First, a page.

Week One - The Rip Out

Jun 18, 2014 - POSTED BY Anna Halloran - How To... , Whats Hot

The first on site activity of any property development is the ‘rip out’ stage. You need a mixture of muscle, structural knowledge and guts. Most of the problems of the entire project will come out during this stage, so you have to be prepared to make some difficult calls, change your plans and take a few deep breaths. When you first purchase a house, if you’re cautious like me, you will most likely have had a structural survey done. This enables you to try and second guess and plan around any disasters that may raise their ugly heads. However often the worst problems are the best hidden which is something I’ve certainly been reminded of this week. It’s fair to say I’ve never encountered quite so many problems in the first week, let alone the first three hours, as I have on my own house. I have had to completely redo my previous electrical, lighting, kitchen, living room and bathroom plans, all within the space of a few hours, to compensate for quite so many nightmares. Luckily for me I’m able to be on site daily to tackle each issue with the relevant contractor and I have accepted that my social life will be over for at least the next 6 weeks.  

Problem 1 – Who need bricks when you can use wooden blocks

Our first issue was probably the scariest but luckily it was the easiest to resolve. When we removed the window seat and ledge from the bay window in the front reception room, the plaster crumbled in our hands dislodging the existing brickwork which holds the whole house up. To make matters worse, somewhere along the line someone had made the bad call to swap out the original bricks with wooden blocks.  This is when having a good builder or bricky on site is imperative, as what looks like a disaster to you may have a simple and cost effective solution. After replacing the wooden blocks with bricks, we will re-plaster using fibre glass mesh for added support.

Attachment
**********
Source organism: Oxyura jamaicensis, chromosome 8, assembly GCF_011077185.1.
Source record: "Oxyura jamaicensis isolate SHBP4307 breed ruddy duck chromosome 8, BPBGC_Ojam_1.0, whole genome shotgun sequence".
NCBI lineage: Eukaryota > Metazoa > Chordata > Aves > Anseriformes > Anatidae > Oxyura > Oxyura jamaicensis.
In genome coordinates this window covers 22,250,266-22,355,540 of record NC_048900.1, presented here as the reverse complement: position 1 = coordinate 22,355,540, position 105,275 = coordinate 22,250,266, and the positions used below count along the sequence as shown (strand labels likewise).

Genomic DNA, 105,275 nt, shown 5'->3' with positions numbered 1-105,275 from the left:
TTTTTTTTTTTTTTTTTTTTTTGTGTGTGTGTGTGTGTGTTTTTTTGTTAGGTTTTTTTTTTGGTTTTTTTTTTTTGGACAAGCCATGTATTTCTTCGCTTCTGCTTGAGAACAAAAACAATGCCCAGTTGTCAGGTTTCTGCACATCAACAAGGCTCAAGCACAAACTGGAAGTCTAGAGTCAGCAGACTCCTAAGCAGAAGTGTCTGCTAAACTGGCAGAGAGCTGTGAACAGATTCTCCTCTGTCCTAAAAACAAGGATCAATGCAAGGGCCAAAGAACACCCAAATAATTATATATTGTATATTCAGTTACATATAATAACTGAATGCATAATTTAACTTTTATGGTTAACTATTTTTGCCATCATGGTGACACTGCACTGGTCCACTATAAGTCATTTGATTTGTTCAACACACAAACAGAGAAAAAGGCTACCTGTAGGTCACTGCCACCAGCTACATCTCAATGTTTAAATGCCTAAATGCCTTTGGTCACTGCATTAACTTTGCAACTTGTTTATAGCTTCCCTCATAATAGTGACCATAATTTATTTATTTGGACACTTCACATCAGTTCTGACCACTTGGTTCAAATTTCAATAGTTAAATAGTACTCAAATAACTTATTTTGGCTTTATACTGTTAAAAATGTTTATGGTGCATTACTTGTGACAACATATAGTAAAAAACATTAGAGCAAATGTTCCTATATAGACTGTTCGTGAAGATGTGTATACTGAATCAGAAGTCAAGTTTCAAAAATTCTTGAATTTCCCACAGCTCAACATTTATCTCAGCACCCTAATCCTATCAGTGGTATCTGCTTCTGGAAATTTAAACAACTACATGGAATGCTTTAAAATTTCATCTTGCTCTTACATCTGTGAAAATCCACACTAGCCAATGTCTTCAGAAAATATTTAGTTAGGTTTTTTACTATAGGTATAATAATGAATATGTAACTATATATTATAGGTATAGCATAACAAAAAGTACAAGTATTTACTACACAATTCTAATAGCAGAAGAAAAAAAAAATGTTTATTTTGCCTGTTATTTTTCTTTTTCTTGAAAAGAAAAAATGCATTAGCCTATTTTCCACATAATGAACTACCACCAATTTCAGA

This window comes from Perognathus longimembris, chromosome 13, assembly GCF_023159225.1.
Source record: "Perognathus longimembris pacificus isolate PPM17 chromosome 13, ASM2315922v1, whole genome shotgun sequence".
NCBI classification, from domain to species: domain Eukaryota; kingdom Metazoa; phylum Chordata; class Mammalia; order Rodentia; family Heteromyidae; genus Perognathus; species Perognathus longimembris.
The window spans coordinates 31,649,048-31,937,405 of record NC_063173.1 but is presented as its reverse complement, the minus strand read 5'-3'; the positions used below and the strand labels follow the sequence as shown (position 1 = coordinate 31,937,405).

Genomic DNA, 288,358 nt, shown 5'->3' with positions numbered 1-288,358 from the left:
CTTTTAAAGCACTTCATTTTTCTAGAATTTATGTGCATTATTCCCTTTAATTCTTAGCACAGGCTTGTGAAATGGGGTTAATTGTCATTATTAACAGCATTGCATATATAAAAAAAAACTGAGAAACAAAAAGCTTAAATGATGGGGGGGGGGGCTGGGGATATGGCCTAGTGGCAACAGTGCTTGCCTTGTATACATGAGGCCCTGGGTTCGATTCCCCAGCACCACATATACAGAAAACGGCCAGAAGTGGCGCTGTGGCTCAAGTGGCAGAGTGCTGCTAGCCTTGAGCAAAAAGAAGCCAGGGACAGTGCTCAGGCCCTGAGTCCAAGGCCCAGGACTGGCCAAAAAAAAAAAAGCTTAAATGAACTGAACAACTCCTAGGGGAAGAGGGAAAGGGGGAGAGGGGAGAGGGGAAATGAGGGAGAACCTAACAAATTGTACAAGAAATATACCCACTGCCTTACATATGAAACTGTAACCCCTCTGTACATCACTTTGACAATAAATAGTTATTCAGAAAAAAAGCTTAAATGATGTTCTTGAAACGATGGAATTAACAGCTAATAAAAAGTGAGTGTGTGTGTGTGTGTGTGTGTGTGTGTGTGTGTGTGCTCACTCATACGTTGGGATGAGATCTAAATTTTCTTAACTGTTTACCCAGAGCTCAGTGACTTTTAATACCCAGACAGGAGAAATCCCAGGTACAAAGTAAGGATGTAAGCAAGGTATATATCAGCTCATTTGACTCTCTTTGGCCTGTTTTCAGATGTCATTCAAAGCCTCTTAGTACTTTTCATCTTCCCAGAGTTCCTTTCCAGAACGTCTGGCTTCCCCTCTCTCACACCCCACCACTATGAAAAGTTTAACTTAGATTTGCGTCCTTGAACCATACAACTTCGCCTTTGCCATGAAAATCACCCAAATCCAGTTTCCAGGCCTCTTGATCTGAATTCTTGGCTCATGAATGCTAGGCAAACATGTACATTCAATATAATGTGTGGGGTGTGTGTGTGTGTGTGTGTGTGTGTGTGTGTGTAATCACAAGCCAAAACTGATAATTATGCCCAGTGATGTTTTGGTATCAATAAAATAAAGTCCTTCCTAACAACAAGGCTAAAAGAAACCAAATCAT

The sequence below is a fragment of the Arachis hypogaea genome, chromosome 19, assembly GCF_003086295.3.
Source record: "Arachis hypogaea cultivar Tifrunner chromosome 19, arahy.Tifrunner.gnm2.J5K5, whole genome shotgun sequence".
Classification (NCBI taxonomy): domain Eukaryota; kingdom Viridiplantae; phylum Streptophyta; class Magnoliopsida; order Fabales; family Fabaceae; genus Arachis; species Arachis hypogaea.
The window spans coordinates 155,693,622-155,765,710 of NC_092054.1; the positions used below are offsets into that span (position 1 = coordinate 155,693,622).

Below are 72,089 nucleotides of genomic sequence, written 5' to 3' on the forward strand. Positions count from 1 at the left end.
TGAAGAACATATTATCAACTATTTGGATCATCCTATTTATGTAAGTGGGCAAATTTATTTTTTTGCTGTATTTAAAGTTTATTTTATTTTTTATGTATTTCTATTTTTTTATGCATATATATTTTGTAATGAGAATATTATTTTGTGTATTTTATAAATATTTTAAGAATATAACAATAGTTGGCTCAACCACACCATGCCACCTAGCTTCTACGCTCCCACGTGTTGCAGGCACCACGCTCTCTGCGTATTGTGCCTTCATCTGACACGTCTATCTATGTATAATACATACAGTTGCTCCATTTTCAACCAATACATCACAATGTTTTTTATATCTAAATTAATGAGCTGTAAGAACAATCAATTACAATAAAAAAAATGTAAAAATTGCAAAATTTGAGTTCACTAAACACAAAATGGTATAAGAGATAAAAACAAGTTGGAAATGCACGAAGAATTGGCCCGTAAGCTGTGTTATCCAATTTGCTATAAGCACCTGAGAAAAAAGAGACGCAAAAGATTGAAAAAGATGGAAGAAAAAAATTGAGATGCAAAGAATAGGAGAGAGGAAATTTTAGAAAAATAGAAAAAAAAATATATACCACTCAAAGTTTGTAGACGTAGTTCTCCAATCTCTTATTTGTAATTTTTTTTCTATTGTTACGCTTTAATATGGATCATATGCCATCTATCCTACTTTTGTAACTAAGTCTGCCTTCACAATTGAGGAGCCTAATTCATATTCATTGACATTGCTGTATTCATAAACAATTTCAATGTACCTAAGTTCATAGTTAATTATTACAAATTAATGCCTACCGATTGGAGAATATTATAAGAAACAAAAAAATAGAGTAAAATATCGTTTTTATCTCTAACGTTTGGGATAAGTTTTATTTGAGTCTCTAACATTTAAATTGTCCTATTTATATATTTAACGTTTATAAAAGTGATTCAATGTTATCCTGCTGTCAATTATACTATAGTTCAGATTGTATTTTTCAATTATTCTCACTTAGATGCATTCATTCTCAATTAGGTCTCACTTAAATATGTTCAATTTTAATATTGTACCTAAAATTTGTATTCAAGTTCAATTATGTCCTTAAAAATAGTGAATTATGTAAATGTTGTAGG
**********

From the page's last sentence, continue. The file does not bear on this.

Problem Two – Hidden Chimneys

The next problem to tackle was a well hidden chimney stemming from the kitchen, up through the back of the water tank in the first floor bathroom and finishing on the roof shared with our next door neighbour. When I first saw the chimney in the kitchen, I wrongly assumed it would be easily removed, and I definitely wouldn’t have predicted needing party wall agreements or steels to support the structure. I planned both the kitchen and bathroom on this wrong assumption, making this unexpected problem a serious nuisance. Once we had removed the old water tank in the shower, it became clear that if I wanted the chimney gone in the kitchen, it would need to be removed top to bottom.  I then looked into the time and costs involved to do this with a local structural engineer, and decided that it just was not worth our while. Instead I redesigned the kitchen and bathroom to work around the existing structure with the use of extra panel and plaster boards, losing just 200mm from both designs.

Problem 3 – Rotten Ceilings

As our roof had received a number 1 rating (GOOD) by a local RICs surveyor ,we felt confident that this was one aspect of the house we wouldn’t encounter any problems with. However as we were ripping out the existing bathroom, the timber joist started to crumple away. There was a tiny gap in the joinery between the new extension and the original house which enabled water to seep through into the roof’s beams. Once we started ripping out the existing tiles and shower rails, the problem became obvious. Issues like this often look worse than they are, and after a quick meeting with a local roofer we found a solution; remove the beam and re-cement the joinery between the two extensions.


The big win for me this week was the removal of our wall in the living room. I was unsure whether it would or wouldn’t be possible to do this without the use of a steel, but after a visit from a brilliant local structural engineer, Tarik Beshai, we discovered we could remove the wall as long as we left a 300mm buttress. On the spot decisions have to constantly be made when developing properties, which can be stressful and time consuming, but when you see fantastic results like this it’s well worth it!